While it's true that the final Garden State game for your New Jersey Nets was contested Monday night at the Prudential Center in Newark, if you concentrated hard you could likely hear the ancient sounds from the Meadowlands just 12 miles north.
No, not basketball sounds. The sounds of sprinter Carl Lewis warbling one of the worst national anthems in recorded history, a category that does not lack for broadness. I was there on that memorable night of Jan. 21, 1993, listening with equal parts bemusement and horror as one of the best all-time sprinters turned in one of the worst all-time public appearances. I'm not going to describe it. Just YouTube it.
I feel bad advancing Lewis' anthem as my most vivid memory from the Nets' 35-year Jersey history, but, alas, it is. And second place might belong to the March 26, 1991, memory of a visiting player, one Charles Wade Barkley, then toiling for the Philadelphia 76ers, accidentally spitting on a young girl who was sitting in a courtside seat. Barkley's target was a heckling fan near her, but, as he later offered in this memorable explanation, "I didn't get enough foam."
On the night of Lewis' tortured anthem, I was there not to write about the home team but to chronicle its opponent, which happened to be Michael Jordan's Chicago Bulls. That says it all about the Nets, who during their Joisey years knew that the majority -- often the vast majority -- of fans were there to see someone else. Even in the Nets' penultimate home game, last Wednesday night against the Knicks, a moment when you would think that sentiment -- even sentimentality -- would run high, the home team was not the crowd favorite.
"The Nets were in the middle of a comeback," observed Fred Kerber, who has covered the Nets since 1995 for the New York Post, "and 90 percent of the crowd was booing them." Even Kerber, who would never be described as a homer, found that a little sad.
For reporters like myself, I actually liked Nets home games for this reason: It presented one of the best opportunities in the league to interview opposing players. They frequently came in loose because they were going to win the game against an inferior Nets team. And they were liable to be relaxed either because they had gotten a lot of sleep (meaning that they had stayed in the vast wasteland near the arena), or they had gotten a lot of action (meaning that they had bunked down in Manhattan).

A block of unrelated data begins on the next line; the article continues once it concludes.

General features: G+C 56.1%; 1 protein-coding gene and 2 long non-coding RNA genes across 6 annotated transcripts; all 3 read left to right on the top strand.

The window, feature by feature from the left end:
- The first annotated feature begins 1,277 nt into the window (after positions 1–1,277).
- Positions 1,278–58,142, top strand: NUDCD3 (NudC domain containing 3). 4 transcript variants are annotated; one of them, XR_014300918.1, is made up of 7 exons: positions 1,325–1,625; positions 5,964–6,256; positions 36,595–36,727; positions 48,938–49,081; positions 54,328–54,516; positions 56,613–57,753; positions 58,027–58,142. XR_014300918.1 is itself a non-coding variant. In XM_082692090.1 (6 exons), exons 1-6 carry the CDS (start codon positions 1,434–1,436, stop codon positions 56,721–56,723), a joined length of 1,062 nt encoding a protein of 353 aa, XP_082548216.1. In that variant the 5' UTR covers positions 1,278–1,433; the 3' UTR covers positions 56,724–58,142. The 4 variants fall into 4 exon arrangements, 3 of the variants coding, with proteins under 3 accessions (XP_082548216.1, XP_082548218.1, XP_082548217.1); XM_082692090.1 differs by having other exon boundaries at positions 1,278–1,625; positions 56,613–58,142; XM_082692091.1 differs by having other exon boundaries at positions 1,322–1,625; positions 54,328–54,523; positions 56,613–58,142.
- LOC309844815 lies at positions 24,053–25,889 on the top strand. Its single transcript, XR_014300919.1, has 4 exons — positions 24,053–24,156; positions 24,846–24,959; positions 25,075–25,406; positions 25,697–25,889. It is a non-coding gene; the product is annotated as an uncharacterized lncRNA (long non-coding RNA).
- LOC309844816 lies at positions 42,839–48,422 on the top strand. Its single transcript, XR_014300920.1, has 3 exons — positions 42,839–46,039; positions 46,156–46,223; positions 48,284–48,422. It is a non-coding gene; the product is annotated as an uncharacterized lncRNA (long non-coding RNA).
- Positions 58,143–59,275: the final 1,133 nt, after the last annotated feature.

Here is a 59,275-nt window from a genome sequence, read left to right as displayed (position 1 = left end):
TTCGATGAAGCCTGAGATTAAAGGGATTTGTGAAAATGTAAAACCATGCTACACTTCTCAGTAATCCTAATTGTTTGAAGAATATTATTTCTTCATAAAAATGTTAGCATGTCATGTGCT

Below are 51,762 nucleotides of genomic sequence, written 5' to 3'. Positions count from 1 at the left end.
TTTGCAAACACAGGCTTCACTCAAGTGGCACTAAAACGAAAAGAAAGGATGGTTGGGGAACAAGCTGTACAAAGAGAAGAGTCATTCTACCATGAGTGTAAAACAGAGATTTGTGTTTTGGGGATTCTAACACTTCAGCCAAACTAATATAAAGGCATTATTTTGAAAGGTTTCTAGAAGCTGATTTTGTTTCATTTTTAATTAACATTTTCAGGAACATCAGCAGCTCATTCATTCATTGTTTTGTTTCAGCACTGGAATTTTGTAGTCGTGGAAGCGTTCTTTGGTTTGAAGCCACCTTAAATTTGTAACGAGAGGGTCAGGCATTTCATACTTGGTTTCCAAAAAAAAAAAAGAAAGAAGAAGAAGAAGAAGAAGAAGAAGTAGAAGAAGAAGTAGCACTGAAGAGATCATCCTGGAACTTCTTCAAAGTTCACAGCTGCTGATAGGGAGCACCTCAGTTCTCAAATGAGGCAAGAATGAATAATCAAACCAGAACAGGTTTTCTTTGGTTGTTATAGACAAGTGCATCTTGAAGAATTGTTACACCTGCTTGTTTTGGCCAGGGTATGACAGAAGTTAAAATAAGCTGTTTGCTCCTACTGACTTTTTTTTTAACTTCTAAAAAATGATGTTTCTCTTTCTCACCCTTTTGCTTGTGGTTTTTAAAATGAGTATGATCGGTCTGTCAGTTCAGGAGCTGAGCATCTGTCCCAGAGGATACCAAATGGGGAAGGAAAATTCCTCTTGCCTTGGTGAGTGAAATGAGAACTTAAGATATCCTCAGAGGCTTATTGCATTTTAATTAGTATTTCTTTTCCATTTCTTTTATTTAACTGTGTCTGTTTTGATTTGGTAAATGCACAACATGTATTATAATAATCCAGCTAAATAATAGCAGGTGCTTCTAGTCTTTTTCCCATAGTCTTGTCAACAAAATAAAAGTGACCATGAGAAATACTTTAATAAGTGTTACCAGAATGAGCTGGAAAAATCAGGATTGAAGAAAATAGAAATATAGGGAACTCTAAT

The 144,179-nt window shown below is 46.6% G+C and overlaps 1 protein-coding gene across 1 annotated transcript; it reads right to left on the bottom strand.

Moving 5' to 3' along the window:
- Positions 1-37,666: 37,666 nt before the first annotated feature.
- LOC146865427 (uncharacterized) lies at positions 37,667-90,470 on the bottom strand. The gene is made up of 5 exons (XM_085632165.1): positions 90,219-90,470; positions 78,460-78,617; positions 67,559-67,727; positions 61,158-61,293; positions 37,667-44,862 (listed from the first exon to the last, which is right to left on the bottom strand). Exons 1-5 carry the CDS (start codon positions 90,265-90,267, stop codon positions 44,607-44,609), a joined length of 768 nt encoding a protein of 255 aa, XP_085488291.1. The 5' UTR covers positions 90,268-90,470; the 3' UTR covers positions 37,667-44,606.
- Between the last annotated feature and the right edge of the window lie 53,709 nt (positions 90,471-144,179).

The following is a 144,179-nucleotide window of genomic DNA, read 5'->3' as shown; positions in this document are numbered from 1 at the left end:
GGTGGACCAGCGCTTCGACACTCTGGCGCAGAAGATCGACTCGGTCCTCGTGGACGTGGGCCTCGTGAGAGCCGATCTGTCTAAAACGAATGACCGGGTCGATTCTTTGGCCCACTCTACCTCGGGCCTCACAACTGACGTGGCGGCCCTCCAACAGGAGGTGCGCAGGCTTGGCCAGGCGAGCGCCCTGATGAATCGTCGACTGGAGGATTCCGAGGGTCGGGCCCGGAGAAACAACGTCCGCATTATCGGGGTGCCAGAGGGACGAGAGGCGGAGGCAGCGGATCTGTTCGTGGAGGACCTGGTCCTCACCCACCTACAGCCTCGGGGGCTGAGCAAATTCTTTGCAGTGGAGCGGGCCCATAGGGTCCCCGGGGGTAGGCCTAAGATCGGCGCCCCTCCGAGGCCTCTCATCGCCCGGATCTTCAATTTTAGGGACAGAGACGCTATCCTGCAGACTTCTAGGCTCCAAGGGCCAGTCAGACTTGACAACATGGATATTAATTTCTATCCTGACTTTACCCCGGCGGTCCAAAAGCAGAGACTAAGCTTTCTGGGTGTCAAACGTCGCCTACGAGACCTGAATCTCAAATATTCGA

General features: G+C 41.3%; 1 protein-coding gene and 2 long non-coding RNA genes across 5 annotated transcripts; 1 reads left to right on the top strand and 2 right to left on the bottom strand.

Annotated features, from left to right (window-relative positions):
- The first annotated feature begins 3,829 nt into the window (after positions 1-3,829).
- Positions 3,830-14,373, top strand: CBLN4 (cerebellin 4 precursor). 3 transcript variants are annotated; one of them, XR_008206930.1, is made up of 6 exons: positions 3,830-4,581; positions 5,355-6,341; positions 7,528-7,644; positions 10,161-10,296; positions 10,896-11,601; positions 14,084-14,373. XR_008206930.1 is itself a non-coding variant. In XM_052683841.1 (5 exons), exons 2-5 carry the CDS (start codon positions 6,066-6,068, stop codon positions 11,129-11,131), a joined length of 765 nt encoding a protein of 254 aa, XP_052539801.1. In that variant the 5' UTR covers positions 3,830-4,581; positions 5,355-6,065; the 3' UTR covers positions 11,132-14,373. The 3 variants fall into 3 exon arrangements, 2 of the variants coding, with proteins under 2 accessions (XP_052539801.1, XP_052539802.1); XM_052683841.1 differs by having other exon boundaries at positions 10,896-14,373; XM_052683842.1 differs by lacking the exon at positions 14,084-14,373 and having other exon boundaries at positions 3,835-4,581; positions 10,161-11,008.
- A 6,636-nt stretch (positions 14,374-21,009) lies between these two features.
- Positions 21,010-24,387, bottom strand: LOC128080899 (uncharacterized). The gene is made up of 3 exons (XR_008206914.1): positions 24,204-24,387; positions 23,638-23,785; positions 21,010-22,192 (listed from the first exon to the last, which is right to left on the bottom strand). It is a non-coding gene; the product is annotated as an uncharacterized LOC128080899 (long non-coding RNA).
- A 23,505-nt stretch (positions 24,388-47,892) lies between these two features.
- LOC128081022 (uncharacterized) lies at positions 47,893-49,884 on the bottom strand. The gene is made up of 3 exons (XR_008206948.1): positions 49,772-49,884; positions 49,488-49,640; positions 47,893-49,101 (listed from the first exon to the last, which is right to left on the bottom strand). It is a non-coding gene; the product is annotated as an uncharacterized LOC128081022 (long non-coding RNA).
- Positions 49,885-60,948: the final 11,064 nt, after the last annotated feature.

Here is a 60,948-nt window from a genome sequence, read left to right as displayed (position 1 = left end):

The visiting locker room was decent-sized. The courtside seats in the arena were far from the action, so a player might chat in relaxed fashion while he shot around before the game. And the Nets' public relations staff, led by veteran Gary Sussman, who became the arena P.A. announcer, was accommodating and not overly defensive about the fact that his team was generally not the center of attention.
On one level, it's easy to figure out why the Nets had trouble landing a solid fan base. "Charmless" is a word that describes both their home playpen (variously Brendan Byrne Arena, Continental Airlines Arena and the Izod Center but always just the "Meadowlands"), and the New-Jersey-Turnpike drive to get there; veteran Boston Globe writer Bob Ryan always referred to the franchise as the "Exit 16-W Nets." There was the shadow-of-New-York-City factor and the fact that the Nets were never quite bad enough to get a lovable-loser tag.
But it still never quite added up to me. Even the great Nets teams of 2002 and 2003, both of which lost in the NBA Finals, never got much respect. Jason Kidd used to kill the Knicks, but, still, when at "home" in New Jersey, the cheers went to the other guys. In fact, those Kidd/Kerry Kittles/Richard Jefferson/Kenyon Martin teams were as entertaining as any in the league -- "They were the four fastest guys in the league at their position," Kerber said -- but could never catch fire in their own 'hood.
And speaking of their 'hood, one might think that that hard-boiled Joisy-in-the-swamp aspect would've been fashionable at times, especially during TheSopranos years. I remember being excited one night at the Meadowlands because my press-table seat was right in front of Tony Soprano, aka James Gandolfini. (I kept wondering if Tony was going to dart out at halftime, whack a stoolie, as he did during Meadow's college trip, and still get back in time for the fourth quarter.)
But the excitement never happened, the Jersey charm never kicked in, and Nets fever was never an epidemic. The franchise deserves better and perhaps it will find a welcoming home in Brooklyn. But one has to remember: Knicks fans can get across the East River easier than they did the Hudson.